Commission: County needs road-damage plan

The Mesa County Planning Commission is recommending the Mesa County Commission devise a policy for roads damaged by heavy, energy-industry traffic.

Mesa County “needs an additional policy regarding road improvements and maintenance on county roads impacted by gas exploration and development,” the Planning Commission wrote in its recommendation. It was drafted Dec. 4 as the commission debated a proposal for a compressor facility near Collbran.

According to the meeting minutes, Planning Commission Vice Chairman Mark Bonella said the Mesa County Commission “needs to come up with some sort of a pay schedule or something.

This is something that needs a long hard look at ... Something needs to be done.”
County Commissioner Steve Acquafresca said the Planning Commission’s specific recommendation was somewhat vague, but he agreed county roads need more attention.

“Are we meeting 100 percent of the needs in Mesa County? No,” Acquafresca said. “For a long time the needs have outpaced the county’s ability to keep up.”

Hardest hit is the eastern part of the county, surrounding the town of Collbran, which has been considering a bypass.

Some energy companies are working with the county on road maintenance and keeping trucks idle when school buses are running.

But there is no over-arching plan. Neither is there an understanding by the county of what energy companies are planning five to 10 years into the future. Thus, there is no easy way to see the cumulative effect on county roads of permitting more energy facilities, said Tom Kenyon, a planning commissioner.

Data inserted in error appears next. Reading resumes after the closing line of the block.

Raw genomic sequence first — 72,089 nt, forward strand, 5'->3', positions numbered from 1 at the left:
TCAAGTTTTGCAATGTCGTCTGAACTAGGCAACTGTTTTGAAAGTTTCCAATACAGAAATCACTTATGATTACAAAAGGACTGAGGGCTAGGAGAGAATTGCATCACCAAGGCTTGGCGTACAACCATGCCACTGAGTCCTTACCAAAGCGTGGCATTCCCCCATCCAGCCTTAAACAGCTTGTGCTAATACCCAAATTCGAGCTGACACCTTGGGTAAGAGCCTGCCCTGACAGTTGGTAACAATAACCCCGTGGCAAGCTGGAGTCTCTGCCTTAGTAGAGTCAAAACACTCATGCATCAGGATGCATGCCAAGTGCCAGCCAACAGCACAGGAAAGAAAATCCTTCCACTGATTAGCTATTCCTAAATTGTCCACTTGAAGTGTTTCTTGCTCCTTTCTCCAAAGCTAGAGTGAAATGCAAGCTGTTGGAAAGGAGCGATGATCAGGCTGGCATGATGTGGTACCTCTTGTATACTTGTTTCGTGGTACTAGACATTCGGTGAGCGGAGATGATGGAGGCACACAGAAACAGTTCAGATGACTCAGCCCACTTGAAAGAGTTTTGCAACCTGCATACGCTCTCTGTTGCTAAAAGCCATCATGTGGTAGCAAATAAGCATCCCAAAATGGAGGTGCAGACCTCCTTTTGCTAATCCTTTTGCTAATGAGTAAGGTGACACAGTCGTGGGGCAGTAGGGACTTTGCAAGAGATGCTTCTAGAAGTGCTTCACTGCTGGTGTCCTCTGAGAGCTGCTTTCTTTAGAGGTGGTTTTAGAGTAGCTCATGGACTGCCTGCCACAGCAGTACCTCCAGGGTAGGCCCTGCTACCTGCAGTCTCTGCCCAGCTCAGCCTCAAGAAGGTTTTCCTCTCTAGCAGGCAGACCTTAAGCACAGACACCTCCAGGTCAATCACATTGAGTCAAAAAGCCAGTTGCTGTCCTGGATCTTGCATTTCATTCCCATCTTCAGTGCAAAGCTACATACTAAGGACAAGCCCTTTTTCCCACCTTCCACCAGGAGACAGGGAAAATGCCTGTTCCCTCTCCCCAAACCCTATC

“It is kind of on a case-by-case basis,” he said.

County Commissioner Craig Meis said the county has been working on various components of an energy master plan that can help manage traffic.

“There are a lot of things we are working on that the Planning Commission may not know about,” Meis said.

Meis said the county needs to find a way to get advance payments on ad valorem taxes from the industry to help offset its impacts.

“The (ad valorem) revenue we receive from oil and gas activity is three years in arrears,” he said. “By that time, the impact has already occurred.”

With the industry slowing down — as is the rest of the economy — now might be the time to do some planning for when the industry again ramps up, Meis, Acquafresca and Kenyon said.


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